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'We Pounded Pakistani Positions Day And Night'

Last updated on: July 27, 2023 13:20 IST
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'There was not a moment when the guns were out of action.'

IMAGE: Indian soldiers shout patriotic slogans in the Drass sector, July 13, 1999, during the Kargil War. Photograph: Kamal Kishore/Reuters

"There were times when we fired at least 2,000 rounds in a 24 hour cycle without getting tired. The crew was awake for 24 to 72 hours," Major General Ajay Pal Singh, VSM, (retd), recalls in a conversation with's Archana Masih on Vijay Diwas.

The general, who was a young major during the Kargil War, recounts how India's artillery guns proved to be a game-changer.

The first of a two-part interview:


Every year on July 26 when the nation celebrates victory in the Kargil war, what are the thoughts that go through your mind?

I look back to those days 24 years ago when I was posted in the Gurez sector next to Kargil and I think of all of us who took part in the operations. We were raring to go. We wanted every inch of our land.

Our brave soldiers captured bunker by bunker, peak by peak in the Kargil sector and other sites in that area.

Those thoughts are a reminder of the role of the Indian Army in safeguarding the country's valour and honour. I retired two years back, but if I'm called in the service of the country, I will go and defend my land.

A soldier is always a soldier.

You were a young major at that time, can you tell us how the war unfolded before your eyes?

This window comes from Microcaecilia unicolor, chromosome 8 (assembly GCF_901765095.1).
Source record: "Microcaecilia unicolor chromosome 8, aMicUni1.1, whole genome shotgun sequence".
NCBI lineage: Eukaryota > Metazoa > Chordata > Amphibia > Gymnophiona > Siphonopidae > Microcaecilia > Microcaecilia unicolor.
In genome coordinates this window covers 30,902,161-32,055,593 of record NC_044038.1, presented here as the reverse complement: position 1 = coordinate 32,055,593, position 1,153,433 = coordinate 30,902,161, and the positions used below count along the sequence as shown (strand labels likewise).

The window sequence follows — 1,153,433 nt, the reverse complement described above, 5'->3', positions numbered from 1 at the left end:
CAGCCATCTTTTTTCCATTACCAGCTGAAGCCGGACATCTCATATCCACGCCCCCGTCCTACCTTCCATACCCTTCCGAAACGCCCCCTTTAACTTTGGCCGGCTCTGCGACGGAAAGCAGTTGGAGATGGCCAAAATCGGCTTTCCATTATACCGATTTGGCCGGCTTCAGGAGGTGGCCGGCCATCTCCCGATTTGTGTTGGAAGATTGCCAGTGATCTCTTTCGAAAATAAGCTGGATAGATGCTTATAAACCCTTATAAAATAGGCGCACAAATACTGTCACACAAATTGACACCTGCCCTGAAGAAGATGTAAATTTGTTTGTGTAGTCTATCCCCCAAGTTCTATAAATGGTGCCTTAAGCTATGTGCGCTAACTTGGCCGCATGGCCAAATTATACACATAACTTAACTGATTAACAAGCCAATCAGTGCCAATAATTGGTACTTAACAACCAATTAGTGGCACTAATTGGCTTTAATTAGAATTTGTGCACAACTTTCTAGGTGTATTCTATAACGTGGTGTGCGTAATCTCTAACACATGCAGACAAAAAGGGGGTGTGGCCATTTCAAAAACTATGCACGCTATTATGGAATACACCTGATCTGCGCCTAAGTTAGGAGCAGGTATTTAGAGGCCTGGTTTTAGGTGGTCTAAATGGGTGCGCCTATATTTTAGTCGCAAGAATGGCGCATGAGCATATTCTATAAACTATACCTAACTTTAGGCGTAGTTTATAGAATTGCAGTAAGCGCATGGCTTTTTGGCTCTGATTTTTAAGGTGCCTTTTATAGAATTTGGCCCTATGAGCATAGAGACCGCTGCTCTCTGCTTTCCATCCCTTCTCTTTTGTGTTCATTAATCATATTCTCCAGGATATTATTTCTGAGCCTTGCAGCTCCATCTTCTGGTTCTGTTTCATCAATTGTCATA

I was posted in the Kupwara sector from 1998 to 2000.

There was a system in the Indian Army that during the winter both India and Pakistan would vacate the peaks because of the snow. The posts would be reoccupied in the summer. But the Pakistanis did not go back -- along with their regular soldiers and terrorists -- they occupied those posts without the knowledge of the Indian Armed Forces or the security agencies.

When we came to know, we moved fast. As I was posted in Kupwara, I could see infantry and artillery units moving into that direction every day. A lot of artillery and infantry was accumulated in the Kupwara-Gurez sector and we started the operation around May 15-16, 1999.

Initially, it was difficult because many soldiers had come from the plains. It was very difficult for the soldiers to survive and advance in the mountainous terrain and altitude because the enemy was well fortified.

The Pakistanis were on a height; they had full view of our soldiers and could fire at them. But after we got our full equipment, clothing etc, in 4-5 days, we attacked the enemy with full josh. Then there was no holding back, we kept moving forward, captured all the posts from the Pakistanis and restored our soldiers on those posts.

IMAGE: The Bofors gun. Photograph: Fayaz Kabli FK/Reuters

Where were your guns and men positioned? What was the sentiment of the men under your command?